As the train proceeds with its prized prisoner, Brent helps Jannings jump off the train to safety as she explains this was the only way she could save him. From a snowbank, the general watches as the train speeds away across a bridge over an icy river.

Back in Hollywood, the old man is stirred by his memories of old Russia and as the movie scene is set he blinks and stares at the familiar images of war. As the director yells "lights, camera, action" the old man, who has now totally lost his hold on reality, engages in a ferocious scene of war action, raising the flag of old Russia in one last burst of glory, his last command.

Emil Jannings is nothing short of superb in this film and won the first Best Actor Oscar for it; the finale is an emotional tour de force. Evelyn Brent gives perhaps her finest performance. This was an important film role for William Powell as well.

This is a beautifully done film and is not to be missed. But be warned: this is an emotional roller coaster.

feaito

Re: WHAT SILENTS & PRE-CODES HAVE YOU SEEN LATELY?

Postby feaito » September 7th, 2010, 10:38 am

Thanks to Christine I watched "Romance" (1930), which from what I saw was filmed in sepia-tone. It's an interesting film and besides the interest of seeing Garbo (Rita Cavallini, a renowned Italian Opera singer) at the peak of her beauty and beautifully dressed in period costumes, Lewis Stone's very good performance as her rich lover is another point of interest; a truly noteworthy performance. Garbo is Garbo, either you love her or not....her eyes and movements are quite enthralling and she looks gorgeous in this particular film. I still think that her magic was better captured and displayed in Silents, but I enjoyed this photoplay. Gavin Gordon had a very masculine, deep-toned voice, ideally suited for those early microphones of the early talkies and he's fine as the young clergyman in love with "La Cavallini".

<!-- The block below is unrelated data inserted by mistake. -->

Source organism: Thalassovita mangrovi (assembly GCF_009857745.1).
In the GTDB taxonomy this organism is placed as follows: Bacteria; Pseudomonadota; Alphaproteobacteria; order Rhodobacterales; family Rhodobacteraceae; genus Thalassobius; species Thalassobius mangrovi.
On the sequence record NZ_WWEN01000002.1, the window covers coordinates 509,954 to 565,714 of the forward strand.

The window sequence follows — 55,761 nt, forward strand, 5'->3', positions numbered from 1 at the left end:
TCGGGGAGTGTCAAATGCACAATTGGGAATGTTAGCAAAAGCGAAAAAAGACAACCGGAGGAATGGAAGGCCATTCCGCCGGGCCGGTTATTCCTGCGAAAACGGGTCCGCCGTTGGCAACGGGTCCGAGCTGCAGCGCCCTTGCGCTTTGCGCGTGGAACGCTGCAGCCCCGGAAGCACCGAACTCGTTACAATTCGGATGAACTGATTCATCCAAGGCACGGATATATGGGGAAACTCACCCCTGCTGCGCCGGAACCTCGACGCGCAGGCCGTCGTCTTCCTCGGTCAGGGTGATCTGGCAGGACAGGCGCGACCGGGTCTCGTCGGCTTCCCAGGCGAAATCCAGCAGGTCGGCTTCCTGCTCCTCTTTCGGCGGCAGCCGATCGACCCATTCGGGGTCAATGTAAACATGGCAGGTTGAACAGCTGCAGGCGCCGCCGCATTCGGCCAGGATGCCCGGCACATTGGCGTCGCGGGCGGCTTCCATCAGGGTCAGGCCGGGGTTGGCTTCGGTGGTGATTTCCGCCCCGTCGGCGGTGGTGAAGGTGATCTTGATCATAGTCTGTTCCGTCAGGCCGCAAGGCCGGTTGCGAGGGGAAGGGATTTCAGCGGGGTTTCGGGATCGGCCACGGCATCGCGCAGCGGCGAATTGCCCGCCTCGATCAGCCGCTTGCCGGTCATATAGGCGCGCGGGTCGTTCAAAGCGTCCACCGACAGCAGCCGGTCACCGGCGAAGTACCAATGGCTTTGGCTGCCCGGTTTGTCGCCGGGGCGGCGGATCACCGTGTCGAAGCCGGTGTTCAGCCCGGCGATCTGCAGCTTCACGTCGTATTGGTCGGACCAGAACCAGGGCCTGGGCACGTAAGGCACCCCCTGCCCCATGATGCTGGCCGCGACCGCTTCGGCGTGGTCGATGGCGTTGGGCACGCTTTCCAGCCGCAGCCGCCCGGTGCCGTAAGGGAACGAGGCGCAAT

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Re: WHAT SILENTS & PRE-CODES HAVE YOU SEEN LATELY?

Postby Ann Harding » September 8th, 2010, 7:44 am

Recently, I have been watching quite a few silents. First some Asta Nielsen silents thanks to the excellent DVD published by the Danish Film Institute.

Afgrunden (The Abyss, 1910) by Urban Gad (soon to be Nielsen's husband) is really a ground breaking picture, first for its length: 37 min and for its sensual and highly censorable content. Asta pays Madga a young woman who has fallen in love with a Vicar's son. While spending a holiday with him and his parents, she meets a very alluring circus cowboy. Spellbound, she escapes with him. Later, while performing a very erotic dance with him, she realises he is unfaithful. This is then a slow decent towards 'the abyss' for her... Asta Nielsen was highly charismatic and unusual for her time. She was tall, slim and slightly androgynous years before Dietrich and Garbo ever appeared on screen. In Afrungen, she dances an incredibly sensual dance, moving her hips in a very suggestive manner. It's not surprising that she was so successful, the early movie stars of the screen in 1910 in France, like Mistinguett or Suzanne Grandais, were playing far tamer parts. Even if they display some real talent, they were not allowed to play such 'liberated women' as the ones of Danish cinema.